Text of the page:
How effective are you at leading change?


Not all, but many of my clients are becoming tired. The pandemic drones on. People suffer from isolation in various degrees, grief for their plans, and now – the ongoing changes.

In the last blog, I wrote about how leaders need to manage their emotional states to ensure their teams stay positive, creative and adaptable. I don’t mean to deny how you are feeling, but genuinely learn how to adjust your emotional state. You could read that again here if you missed it.

Today, I am addressing how you might reduce some of the stress you might be experiencing, and at the same time, be more effective at leading the changes you now need to initiate. The types of changes that I am currently seeing include new business models, right-sizing, and even rapid growth.

There are different types of change that I outlined here (previous blog); however, the most important thing to remember is the difference between first- and second-order change. (Heifetz, in his adaptive leadership framework, refers to these as technical and adaptive changes, respectively). It is not questioning if the Titanic will sink and choose to rearrange the chairs on the deck while it’s sinking, which is an example of first-order change. However, suppose we question the assumption that the Titanic can’t sink. In that case, we might choose a completely different action, like changing course and avoiding the iceberg – an example of second-order change.

Guess which form of change we all prefer? If you sit back and reflect, what types of changes you are engaging with now? To what degree are you assuming that you know the answers? New strategies are almost always second-order or adaptive changes. They require people to reassess what is most important to them or what they believe.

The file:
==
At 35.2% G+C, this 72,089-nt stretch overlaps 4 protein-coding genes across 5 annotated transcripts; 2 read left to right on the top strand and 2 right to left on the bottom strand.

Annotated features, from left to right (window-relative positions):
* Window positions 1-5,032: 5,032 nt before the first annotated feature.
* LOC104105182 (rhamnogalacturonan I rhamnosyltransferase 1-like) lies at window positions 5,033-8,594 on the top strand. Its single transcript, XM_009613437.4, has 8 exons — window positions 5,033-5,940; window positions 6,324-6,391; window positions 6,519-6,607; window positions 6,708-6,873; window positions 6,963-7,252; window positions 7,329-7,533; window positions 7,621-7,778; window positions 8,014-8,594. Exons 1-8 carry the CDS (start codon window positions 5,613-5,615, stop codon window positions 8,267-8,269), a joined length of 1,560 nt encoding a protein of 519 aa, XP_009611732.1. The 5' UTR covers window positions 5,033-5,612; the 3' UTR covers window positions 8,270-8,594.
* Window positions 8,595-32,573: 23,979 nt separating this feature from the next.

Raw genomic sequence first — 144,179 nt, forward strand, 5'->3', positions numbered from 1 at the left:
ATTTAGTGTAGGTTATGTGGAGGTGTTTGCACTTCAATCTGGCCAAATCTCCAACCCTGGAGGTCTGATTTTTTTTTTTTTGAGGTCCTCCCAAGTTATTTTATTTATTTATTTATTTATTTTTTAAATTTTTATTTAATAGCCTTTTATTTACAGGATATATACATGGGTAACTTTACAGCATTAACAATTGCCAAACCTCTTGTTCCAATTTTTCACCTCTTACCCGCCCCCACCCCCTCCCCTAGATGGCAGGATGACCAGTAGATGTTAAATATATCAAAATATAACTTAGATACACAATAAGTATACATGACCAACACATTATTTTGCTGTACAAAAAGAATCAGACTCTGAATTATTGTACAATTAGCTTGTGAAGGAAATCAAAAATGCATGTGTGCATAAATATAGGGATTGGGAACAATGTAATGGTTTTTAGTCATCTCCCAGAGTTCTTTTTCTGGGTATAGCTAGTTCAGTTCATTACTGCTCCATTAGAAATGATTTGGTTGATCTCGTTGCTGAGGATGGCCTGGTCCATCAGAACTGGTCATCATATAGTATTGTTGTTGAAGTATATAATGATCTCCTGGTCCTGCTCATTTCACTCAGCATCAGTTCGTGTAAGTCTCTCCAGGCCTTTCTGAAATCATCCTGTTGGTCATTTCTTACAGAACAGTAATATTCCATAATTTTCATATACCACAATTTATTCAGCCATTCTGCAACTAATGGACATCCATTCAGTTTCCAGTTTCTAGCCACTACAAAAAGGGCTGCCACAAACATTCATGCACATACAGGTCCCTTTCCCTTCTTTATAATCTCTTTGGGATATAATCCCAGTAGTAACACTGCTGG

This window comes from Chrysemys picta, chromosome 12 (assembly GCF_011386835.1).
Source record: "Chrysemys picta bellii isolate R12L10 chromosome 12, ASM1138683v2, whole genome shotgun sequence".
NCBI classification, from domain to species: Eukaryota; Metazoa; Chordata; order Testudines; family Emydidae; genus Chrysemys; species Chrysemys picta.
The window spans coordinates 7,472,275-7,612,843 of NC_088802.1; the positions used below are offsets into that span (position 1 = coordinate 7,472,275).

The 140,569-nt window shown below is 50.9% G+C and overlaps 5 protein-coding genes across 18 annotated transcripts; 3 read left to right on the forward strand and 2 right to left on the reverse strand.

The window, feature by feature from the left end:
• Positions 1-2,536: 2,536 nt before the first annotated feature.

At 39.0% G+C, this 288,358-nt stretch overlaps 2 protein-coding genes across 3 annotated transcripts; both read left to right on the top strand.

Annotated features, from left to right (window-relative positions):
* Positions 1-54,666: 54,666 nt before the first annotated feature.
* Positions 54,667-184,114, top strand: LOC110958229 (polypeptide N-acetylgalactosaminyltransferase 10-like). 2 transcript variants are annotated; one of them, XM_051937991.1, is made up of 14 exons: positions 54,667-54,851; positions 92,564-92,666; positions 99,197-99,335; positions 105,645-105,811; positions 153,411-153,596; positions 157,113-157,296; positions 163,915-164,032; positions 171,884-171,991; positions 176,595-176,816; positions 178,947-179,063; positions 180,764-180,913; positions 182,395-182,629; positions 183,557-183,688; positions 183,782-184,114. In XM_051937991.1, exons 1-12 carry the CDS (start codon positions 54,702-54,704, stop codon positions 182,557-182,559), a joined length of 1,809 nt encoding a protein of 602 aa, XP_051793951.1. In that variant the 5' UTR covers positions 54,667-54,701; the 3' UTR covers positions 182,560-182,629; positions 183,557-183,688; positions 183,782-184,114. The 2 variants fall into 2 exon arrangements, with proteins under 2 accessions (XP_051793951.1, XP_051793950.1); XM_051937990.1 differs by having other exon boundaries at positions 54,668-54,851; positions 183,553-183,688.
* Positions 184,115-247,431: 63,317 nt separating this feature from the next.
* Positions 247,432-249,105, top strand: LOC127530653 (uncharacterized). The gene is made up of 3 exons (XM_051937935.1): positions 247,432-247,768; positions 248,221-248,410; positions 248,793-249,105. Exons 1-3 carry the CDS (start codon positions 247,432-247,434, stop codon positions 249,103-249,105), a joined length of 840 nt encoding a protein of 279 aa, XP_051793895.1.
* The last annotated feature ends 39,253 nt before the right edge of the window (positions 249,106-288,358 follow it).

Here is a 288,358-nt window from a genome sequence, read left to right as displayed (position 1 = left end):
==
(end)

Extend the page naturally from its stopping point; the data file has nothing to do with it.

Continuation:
At present, people are still adapting to the pandemic. Where and when they work is shifting. This has implications for spending patterns. We are all adapting to the uncertain economic future too.

The research continues to show 70% (at least) of all organisational change initiatives fail.

Why? It’s essential to know the difference because the way you exercise your leadership needs to be different for each type of change.

First-order change means you can direct the rearrangement of the chairs. Ans this approach is very easy to revert to if you are somewhat stressed or tired.

Second-order change means you need to work with people to help them overcome their natural impulses not to question their assumptions and beliefs – and that includes yours too. Second-order changes tend to be more experimental in nature and are multi-pronged as people set our on an adventure to learn – and then change. The learning is often about understanding different perceptions of systemic issues – the interdependence between personal, cultural and structural elements

If you use a first-order, directive style for a change that is really a challenge requiring a second-order approach, you will probably not find an effective solution. And maybe that is why so many change efforts still fail to deliver their intended outcomes.

How effective are you leading changes now? Take a self-assessment here!

If you would like to learn more about leading second-order or adaptive change, join me for a FREE Author Q&A session for leaders as I share the ways in which my book, Big Little Shifts may help you. Or you may like to purchase the book.

I also offer a skill development program that accompanies the book that can be tailored for you and your team.